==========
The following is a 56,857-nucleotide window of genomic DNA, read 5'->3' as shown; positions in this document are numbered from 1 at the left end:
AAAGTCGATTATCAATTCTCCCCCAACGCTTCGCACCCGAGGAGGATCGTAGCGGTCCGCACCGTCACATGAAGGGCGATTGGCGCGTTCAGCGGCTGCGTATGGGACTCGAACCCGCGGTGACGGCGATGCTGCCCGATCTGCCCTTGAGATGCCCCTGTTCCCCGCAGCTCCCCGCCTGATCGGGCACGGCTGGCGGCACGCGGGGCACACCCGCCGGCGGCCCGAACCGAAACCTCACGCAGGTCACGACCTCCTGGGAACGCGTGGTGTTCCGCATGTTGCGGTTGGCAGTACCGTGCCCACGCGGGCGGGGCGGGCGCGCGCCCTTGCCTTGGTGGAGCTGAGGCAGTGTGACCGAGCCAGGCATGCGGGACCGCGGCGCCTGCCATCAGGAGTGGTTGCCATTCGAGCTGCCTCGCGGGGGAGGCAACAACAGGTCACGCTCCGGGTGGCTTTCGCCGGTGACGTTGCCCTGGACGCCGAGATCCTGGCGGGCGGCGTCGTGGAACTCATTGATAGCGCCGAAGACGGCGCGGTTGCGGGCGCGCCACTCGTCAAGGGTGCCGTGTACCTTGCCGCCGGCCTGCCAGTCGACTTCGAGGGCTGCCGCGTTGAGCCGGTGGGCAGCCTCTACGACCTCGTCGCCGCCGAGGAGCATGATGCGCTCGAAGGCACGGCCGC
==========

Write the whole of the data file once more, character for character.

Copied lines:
The following is a 56,857-nucleotide window of genomic DNA, read 5'->3' as shown; positions in this document are numbered from 1 at the left end:
AAAGTCGATTATCAATTCTCCCCCAACGCTTCGCACCCGAGGAGGATCGTAGCGGTCCGCACCGTCACATGAAGGGCGATTGGCGCGTTCAGCGGCTGCGTATGGGACTCGAACCCGCGGTGACGGCGATGCTGCCCGATCTGCCCTTGAGATGCCCCTGTTCCCCGCAGCTCCCCGCCTGATCGGGCACGGCTGGCGGCACGCGGGGCACACCCGCCGGCGGCCCGAACCGAAACCTCACGCAGGTCACGACCTCCTGGGAACGCGTGGTGTTCCGCATGTTGCGGTTGGCAGTACCGTGCCCACGCGGGCGGGGCGGGCGCGCGCCCTTGCCTTGGTGGAGCTGAGGCAGTGTGACCGAGCCAGGCATGCGGGACCGCGGCGCCTGCCATCAGGAGTGGTTGCCATTCGAGCTGCCTCGCGGGGGAGGCAACAACAGGTCACGCTCCGGGTGGCTTTCGCCGGTGACGTTGCCCTGGACGCCGAGATCCTGGCGGGCGGCGTCGTGGAACTCATTGATAGCGCCGAAGACGGCGCGGTTGCGGGCGCGCCACTCGTCAAGGGTGCCGTGTACCTTGCCGCCGGCCTGCCAGTCGACTTCGAGGGCTGCCGCGTTGAGCCGGTGGGCAGCCTCTACGACCTCGTCGCCGCCGAGGAGCATGATGCGCTCGAAGGCACGGCCGC